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Reconciliation Leaders Gather to Put Words into Action: Third Annual Aboriginal Engagement Conference
October 11, 2017
Community leaders are in Saskatoon this week discussing how to put the recommendations and lessons learned from the Truth and Reconciliation Commission of Canada (TRC) into action.
The third annual Wîcihitowin (wee-chee-HEE’-toe-win) Aboriginal Engagement Conference on October 11-12 brings together experts and leaders from across Canada to take action on improving Aboriginal engagement and inclusion in communities.
This year’s conference theme is ‘Leadership in Reconcili-ACTION’ and focuses on how individuals and organizations can respond to the TRC’s Calls to Action.
“We’ve selected a diverse range of speakers based on their commitment to enacting the 94 Calls to Action from the TRC; those who can articulate in practical ways what’s worked in their respective fields, whether it be child welfare, justice, education, faith-based groups or sports.” says Neal Kewistep, Interim Director of Population & Public Health, Saskatoon Health Region. “They truly represent leadership in moving the reconciliation process forward in their communities.”
Conference organizers say tickets were snapped up with 500 Aboriginal and non-Aboriginal experts, leaders, youth and Elders expected to participate.
The two-day conference includes panel sessions on how youth, faith groups and business can answer the TRC’s Calls to Action, as well as a special Mayors’ Panel on Reconciliation featuring the Mayors of Saskatoon, Regina, Elbow and Warman.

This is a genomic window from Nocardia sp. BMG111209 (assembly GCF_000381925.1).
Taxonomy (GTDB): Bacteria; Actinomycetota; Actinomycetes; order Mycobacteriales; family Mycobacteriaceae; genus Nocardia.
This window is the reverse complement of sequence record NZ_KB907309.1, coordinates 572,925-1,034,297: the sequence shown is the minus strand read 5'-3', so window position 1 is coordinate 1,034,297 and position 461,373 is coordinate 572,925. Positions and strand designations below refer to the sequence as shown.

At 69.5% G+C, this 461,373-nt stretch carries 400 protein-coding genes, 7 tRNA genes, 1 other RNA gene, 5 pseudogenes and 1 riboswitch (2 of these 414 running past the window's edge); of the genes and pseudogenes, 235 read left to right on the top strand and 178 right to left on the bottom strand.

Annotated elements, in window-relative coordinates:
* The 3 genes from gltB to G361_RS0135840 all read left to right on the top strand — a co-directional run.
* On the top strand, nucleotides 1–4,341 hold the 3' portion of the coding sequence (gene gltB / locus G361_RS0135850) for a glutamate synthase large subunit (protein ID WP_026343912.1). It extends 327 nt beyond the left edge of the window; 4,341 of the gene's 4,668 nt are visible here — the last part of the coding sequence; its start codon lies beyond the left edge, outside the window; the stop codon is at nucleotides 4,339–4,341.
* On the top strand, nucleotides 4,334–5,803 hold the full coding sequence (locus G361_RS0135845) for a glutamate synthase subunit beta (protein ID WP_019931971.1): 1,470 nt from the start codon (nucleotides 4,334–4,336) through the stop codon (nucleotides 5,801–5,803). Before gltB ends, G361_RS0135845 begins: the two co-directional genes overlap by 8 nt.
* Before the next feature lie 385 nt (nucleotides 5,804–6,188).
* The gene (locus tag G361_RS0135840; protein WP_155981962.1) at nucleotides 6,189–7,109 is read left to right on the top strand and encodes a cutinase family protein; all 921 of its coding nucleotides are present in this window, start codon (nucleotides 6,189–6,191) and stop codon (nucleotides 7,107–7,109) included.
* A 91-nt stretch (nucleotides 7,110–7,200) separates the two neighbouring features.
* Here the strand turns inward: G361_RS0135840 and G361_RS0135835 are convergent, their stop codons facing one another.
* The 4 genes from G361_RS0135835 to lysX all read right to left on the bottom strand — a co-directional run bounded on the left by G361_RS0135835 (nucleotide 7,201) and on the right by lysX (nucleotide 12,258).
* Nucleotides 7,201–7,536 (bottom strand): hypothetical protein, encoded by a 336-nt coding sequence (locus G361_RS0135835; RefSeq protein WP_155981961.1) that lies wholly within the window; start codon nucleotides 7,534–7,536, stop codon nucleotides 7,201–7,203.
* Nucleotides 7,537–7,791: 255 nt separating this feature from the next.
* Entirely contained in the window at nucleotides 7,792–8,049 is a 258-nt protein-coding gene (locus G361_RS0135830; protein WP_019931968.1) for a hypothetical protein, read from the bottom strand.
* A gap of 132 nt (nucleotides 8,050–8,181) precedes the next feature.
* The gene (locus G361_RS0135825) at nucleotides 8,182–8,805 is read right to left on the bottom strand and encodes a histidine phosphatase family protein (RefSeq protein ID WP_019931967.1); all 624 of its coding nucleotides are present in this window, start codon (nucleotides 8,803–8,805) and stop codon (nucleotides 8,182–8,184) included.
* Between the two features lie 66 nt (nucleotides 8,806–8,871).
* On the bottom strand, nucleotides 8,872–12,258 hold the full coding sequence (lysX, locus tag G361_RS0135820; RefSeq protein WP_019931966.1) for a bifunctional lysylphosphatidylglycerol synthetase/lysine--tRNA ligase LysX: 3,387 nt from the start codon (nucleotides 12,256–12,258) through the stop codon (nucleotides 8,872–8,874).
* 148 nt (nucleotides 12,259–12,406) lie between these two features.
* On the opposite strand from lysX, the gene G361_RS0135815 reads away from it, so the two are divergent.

Key note speakers include Shelagh Rogers, CBC journalist, Chancellor of the University of Victoria, and honourary witness to the Truth and Reconciliation Commission; Ry Moran, Director of the National Centre for Truth and Reconciliation and member of the Métis Nation; and Ashley Callingbull, a model and actor from the Enoch Cree Nation.
“Wîcihitowin is a safe place for people to come together to discuss reconciliation, the TRC’s Calls to Action, and for people to better understand the dark chapter of our history, “says Judy Pelly, Elder and Indian residential school survivor. “We must not forget those that are no longer with us to witness the movement toward reconciliation. We must work together as a community to discuss these sensitive issues, and find new solutions and ways of promoting true reconciliation.”
Wîcihitowin is a Cree/Saulteaux word for “helping each other” or “working together” — which is an important component of delivering enhanced programs and services.
The conference is presented in partnership with the United Way of Saskatoon, Aboriginal Friendship Centres of Saskatchewan, the Saskatoon Health Region, and the City of Saskatoon.
Wîcihitowin supports the City’s Strategic Goal of “Quality of Life” by identifying actions for enhancing Aboriginal well-being and participation in our community.
This initiative is made possible by the Community Fund for Canada’s 150th, a collaboration between Potash Corporation, Saskatoon Community Foundation and the Government of Canada.
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